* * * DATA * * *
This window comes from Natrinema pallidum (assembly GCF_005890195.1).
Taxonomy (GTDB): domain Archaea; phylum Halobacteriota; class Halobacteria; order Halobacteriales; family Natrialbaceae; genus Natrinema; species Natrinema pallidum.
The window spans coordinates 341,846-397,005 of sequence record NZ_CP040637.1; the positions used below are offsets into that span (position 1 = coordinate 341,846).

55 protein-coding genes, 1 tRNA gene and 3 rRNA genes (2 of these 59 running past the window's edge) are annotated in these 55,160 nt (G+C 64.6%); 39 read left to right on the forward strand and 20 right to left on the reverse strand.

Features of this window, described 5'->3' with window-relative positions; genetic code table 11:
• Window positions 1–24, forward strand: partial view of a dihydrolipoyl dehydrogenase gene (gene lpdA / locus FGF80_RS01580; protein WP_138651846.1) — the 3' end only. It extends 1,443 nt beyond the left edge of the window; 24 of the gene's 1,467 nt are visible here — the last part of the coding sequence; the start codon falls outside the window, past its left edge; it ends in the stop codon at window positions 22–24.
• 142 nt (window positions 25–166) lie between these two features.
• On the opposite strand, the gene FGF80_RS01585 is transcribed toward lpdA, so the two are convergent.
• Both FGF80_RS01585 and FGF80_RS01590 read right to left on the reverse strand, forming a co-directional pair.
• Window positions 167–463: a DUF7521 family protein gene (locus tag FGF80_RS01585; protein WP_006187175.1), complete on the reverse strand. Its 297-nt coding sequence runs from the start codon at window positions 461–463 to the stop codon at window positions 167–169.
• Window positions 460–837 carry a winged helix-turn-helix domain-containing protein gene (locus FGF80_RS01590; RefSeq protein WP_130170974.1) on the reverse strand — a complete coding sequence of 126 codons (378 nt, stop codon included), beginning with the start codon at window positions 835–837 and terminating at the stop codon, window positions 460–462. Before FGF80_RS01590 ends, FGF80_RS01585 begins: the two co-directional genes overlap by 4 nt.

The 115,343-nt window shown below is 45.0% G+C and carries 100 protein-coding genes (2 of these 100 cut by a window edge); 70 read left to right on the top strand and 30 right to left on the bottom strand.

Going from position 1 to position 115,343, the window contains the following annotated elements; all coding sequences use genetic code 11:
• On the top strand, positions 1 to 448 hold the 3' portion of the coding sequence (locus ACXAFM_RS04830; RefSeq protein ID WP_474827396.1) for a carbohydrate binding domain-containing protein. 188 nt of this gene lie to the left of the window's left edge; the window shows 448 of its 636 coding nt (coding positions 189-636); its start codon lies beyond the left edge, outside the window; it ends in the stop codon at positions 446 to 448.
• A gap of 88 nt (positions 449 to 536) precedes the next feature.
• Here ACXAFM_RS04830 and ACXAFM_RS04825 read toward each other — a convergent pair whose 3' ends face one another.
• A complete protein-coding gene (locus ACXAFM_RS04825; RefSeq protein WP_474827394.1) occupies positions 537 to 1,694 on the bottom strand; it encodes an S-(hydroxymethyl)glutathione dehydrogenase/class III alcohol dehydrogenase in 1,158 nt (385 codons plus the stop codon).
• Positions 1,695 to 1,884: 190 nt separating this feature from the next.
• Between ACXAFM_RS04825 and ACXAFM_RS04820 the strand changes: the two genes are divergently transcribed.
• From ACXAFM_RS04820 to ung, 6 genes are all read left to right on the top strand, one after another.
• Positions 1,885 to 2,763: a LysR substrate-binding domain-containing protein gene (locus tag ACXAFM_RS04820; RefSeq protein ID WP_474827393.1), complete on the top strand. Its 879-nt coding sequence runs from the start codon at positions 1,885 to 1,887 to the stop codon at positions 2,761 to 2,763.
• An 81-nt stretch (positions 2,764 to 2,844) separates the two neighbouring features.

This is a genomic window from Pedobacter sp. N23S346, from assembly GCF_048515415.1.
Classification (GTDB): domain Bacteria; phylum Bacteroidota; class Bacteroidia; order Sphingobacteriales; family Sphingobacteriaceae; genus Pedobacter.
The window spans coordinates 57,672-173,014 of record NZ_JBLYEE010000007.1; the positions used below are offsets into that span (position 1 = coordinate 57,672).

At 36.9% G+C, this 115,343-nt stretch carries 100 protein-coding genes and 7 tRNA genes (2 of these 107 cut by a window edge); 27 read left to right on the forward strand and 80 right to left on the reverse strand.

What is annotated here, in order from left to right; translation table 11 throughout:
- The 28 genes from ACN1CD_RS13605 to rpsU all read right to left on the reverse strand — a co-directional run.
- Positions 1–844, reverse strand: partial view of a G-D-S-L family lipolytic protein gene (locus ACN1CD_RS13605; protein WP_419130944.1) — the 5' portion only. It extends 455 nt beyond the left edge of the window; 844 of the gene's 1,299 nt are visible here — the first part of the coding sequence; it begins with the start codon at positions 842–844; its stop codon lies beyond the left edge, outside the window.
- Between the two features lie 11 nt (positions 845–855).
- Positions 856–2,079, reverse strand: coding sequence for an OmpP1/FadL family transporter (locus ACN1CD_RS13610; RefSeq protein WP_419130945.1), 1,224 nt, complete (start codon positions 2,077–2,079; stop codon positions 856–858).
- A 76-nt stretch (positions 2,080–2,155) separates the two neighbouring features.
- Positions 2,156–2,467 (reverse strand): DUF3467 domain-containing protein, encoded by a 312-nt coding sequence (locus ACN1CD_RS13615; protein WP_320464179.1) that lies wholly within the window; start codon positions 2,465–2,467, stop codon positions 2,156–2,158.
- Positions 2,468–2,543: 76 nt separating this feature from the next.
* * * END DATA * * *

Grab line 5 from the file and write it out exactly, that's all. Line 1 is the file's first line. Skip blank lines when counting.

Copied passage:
Features of this window, described 5'->3' with window-relative positions; genetic code table 11: